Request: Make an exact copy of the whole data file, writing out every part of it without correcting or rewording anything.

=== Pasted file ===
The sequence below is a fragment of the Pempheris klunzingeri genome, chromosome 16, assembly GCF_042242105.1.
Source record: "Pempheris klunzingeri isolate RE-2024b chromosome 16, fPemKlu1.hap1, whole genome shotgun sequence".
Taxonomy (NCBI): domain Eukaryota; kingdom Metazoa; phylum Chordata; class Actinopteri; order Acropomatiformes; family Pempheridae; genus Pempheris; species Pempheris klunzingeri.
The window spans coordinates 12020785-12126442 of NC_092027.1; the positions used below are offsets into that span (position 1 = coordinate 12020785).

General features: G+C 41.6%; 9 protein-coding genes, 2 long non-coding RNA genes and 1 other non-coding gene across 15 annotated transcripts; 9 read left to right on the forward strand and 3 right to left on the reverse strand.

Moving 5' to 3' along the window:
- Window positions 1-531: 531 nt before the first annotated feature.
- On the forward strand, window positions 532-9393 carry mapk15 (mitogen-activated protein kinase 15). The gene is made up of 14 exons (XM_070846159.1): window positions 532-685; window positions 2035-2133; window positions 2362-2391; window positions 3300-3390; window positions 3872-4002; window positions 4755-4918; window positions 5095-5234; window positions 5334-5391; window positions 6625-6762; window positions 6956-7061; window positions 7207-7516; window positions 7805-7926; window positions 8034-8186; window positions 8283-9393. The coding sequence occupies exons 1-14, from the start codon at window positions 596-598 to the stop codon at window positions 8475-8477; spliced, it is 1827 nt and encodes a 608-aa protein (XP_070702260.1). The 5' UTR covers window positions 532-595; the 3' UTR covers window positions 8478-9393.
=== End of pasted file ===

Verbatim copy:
The sequence below is a fragment of the Pempheris klunzingeri genome, chromosome 16, assembly GCF_042242105.1.
Source record: "Pempheris klunzingeri isolate RE-2024b chromosome 16, fPemKlu1.hap1, whole genome shotgun sequence".
Taxonomy (NCBI): domain Eukaryota; kingdom Metazoa; phylum Chordata; class Actinopteri; order Acropomatiformes; family Pempheridae; genus Pempheris; species Pempheris klunzingeri.
The window spans coordinates 12020785-12126442 of NC_092027.1; the positions used below are offsets into that span (position 1 = coordinate 12020785).

General features: G+C 41.6%; 9 protein-coding genes, 2 long non-coding RNA genes and 1 other non-coding gene across 15 annotated transcripts; 9 read left to right on the forward strand and 3 right to left on the reverse strand.

Moving 5' to 3' along the window:
- Window positions 1-531: 531 nt before the first annotated feature.
- On the forward strand, window positions 532-9393 carry mapk15 (mitogen-activated protein kinase 15). The gene is made up of 14 exons (XM_070846159.1): window positions 532-685; window positions 2035-2133; window positions 2362-2391; window positions 3300-3390; window positions 3872-4002; window positions 4755-4918; window positions 5095-5234; window positions 5334-5391; window positions 6625-6762; window positions 6956-7061; window positions 7207-7516; window positions 7805-7926; window positions 8034-8186; window positions 8283-9393. The coding sequence occupies exons 1-14, from the start codon at window positions 596-598 to the stop codon at window positions 8475-8477; spliced, it is 1827 nt and encodes a 608-aa protein (XP_070702260.1). The 5' UTR covers window positions 532-595; the 3' UTR covers window positions 8478-9393.